“Yeah. You see some raw talent there. We signed three free agents (Charles Holland, Stanley Morgan and Damion Willis), who all had great college careers. Certainly, they’re three guys that could have been drafted, but they didn’t. You’re encouraged about what you see in the individual period, but those are some of the groupings I am talking to when they are running routes for the first time and having to work releases. There’s a little bit of that uncertainty there, but we’ll get that corrected and get those guys playing full-speed. But in individual (drills), I thought those guys all showed good traits.”
View images from the first rookie minicamp practice at Paul Brown Stadium on May 10.
What did you want to see out of the offensive linemen today? Is this a time when they get to show their feet and their hands?
“No question. And being coachable as well. Sometimes there’s some techniques they weren’t taught in college. It’s the first day on the grass listening to Coach Turner (Bengals offensive line coach Jim Turner) and Coach Martin (Bengals assistant offensive line coach Ben Martin). You do get a chance to see how coachable are they and how quick they can make those corrections, because in this league that’s critical at that position. Same goes for the D-line, I enjoyed peaking over there at the D-line. That group certainly looks the part. The three guys we had over there today working with Coach Eason (Bengals defensive line coach Nick Eason) and Coach Chatman (Bengals assistant defensive assistant Gerald Chatman), they are three good looking dudes. I know one of them is on our roster and one was a draft pick and the other we bought in, but it was a good-looking group over there as well.”
Rookie DT Renell Wren certainly looks the part…
“Yeah. He will lead us out of the tunnel with J.B. (James Brown) (laughs).”
For rookie HB Rodney Anderson, who is not fully healthy yet, what do you want to see from him right now?
“He’s a guy that we thought highly of, with the stuff that he could put on tape when he did play in college. He’s in the rehab phase, and we knew that when we drafted him that he wouldn’t be practicing this offseason. He’s in there with Coach Singleton (Bengals running backs coach Jemal Singleton) getting the mental part of it down. I have no worries that he will be able to do that and continue with the rehab, and so when training camp rolls around we’ll see where he is at that point.”
What is your philosophy for rookie minicamp? Do you throw a lot of information at them, or break them in slowly?
“A little bit of both. Again, we want them playing fast, just like the other guys in the voluntary minicamp are doing. You try not to overload them, but at the same time you introduce them to this offense because they are three weeks behind at this point. You can’t just spoon-feed them there. You have to give them some stuff so that on Monday when they show up with the veterans they’re ready to go and can jump right in. It’s a little bit of a mixture there.”
What are your overall thoughts on rookie minicamp? Some teams essentially don’t even bother doing it, while others make it pretty extensive.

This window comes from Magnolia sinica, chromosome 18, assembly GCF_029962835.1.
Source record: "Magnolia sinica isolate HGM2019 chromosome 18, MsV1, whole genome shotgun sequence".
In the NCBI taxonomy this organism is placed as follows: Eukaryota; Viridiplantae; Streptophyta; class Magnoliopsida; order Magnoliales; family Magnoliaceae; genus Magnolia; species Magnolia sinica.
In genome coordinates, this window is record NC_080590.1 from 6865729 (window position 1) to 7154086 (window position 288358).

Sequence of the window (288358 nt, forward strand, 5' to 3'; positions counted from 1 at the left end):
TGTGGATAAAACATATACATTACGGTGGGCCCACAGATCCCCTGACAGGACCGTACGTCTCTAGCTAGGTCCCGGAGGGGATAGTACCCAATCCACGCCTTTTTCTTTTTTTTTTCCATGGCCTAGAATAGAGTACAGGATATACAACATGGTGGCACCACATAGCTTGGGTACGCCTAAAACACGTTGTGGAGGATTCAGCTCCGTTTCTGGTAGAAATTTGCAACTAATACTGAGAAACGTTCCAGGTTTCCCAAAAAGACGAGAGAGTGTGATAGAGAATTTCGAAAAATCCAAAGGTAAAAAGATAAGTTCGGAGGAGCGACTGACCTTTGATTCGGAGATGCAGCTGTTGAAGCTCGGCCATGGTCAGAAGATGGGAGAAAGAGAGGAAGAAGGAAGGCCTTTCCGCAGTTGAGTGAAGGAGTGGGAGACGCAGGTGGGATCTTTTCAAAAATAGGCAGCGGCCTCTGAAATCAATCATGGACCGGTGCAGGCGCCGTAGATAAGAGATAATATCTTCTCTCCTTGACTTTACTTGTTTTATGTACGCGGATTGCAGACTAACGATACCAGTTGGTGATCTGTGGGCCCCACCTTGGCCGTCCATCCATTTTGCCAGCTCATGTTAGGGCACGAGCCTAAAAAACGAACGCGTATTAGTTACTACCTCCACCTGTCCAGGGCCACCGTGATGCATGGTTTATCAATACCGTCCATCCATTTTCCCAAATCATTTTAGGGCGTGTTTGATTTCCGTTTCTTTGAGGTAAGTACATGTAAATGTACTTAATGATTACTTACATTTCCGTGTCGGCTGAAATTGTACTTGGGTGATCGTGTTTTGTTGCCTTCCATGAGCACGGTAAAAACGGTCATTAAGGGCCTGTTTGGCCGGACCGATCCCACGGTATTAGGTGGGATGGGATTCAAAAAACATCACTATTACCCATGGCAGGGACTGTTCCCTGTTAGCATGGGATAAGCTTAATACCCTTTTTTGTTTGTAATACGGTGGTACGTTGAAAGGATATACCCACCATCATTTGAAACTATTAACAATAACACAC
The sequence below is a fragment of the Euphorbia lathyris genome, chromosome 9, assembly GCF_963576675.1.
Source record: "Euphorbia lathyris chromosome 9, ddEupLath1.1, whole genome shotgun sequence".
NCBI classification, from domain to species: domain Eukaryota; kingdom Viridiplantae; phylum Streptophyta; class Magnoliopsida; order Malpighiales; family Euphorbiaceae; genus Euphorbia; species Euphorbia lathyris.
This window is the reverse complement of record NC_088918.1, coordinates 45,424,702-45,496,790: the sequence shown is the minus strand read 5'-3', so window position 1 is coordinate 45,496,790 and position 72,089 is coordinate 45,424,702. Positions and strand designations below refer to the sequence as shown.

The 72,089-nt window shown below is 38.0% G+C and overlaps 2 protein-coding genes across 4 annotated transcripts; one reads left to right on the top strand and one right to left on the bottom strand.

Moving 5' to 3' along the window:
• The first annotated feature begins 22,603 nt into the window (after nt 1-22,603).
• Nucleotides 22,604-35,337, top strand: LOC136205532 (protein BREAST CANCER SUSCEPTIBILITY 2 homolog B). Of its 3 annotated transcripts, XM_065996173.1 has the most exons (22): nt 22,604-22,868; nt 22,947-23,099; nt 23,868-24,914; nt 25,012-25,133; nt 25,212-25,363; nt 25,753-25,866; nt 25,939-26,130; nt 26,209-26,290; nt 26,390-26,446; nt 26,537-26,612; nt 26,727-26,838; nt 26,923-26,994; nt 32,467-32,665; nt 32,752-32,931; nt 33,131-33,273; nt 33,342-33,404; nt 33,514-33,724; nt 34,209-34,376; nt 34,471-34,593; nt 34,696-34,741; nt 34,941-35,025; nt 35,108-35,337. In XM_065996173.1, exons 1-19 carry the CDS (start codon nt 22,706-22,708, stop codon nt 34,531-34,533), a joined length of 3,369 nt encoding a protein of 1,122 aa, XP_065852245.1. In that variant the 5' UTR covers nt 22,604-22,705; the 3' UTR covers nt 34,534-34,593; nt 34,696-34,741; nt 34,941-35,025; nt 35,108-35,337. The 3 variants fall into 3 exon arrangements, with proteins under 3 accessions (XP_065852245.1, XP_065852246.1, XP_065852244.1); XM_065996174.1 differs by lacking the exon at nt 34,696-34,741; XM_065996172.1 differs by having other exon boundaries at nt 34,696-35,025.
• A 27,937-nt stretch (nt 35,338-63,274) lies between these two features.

“What you probably saw 10 years ago was the full three days with two-a-days and all that stuff. It was a full 11-on-11, and getting your money’s worth. Some teams have now gone the total other direction, and really it’s just a tryout for the undrafted guys. We’re kind of in-between, as you’ve seen. We’ll get two days of work tomorrow morning and just find that balance in-between. You won’t see any 11-on-11, but it’s more than a tryout because you get a chance to see those guys compete against each other. So we’re right there in the middle.”
You basically eliminated one full day, right?
“Almost a full 24 hours.”
How different is it for you as head coach this year to oversee the entire practice, instead of just worrying about one position like you have the last few seasons?
“It’s good. When you’re a coordinator, you’re kind of doing this on one side of the ball and walking around to those positions. It’s been nice to get over there and hang with the defense and see those guys get to work. It’s something I’ve really enjoyed these last couple weeks.”
Are you still trying to find a rhythm with the coaching staff, in terms of planning practices and all of the other stuff that comes along with a new staff?
“I have been on a lot of new staffs in the last 10 years. I feel like I’ve had a lot of these phases, so it’s not that uncomfortable for a lot of us. We’re used to a new staff and a new way of doing things. You’re always trying to find your rhythm and make sure everyone is on the same page, but it’s flowed very easily for all of us because I do think we have a great group of coaches and it’s easy to communicate. I feel like we really hit our stride and are in good shape right now.”
Have you already seen these rookies’ love for the game and their football acumen?
“Absolutely. These guys are really sharp. They do have a high football IQ. These are guys that were very eager today to get started, and you could tell their excitement. There probably wasn’t as much nervousness from the guys we picked (in the draft), because there is a lot of confidence there. That is what happens when you draft team captains — guys who are about the right stuff and have high football character. That’s not to be unexpected when they walk in the building on the first day.”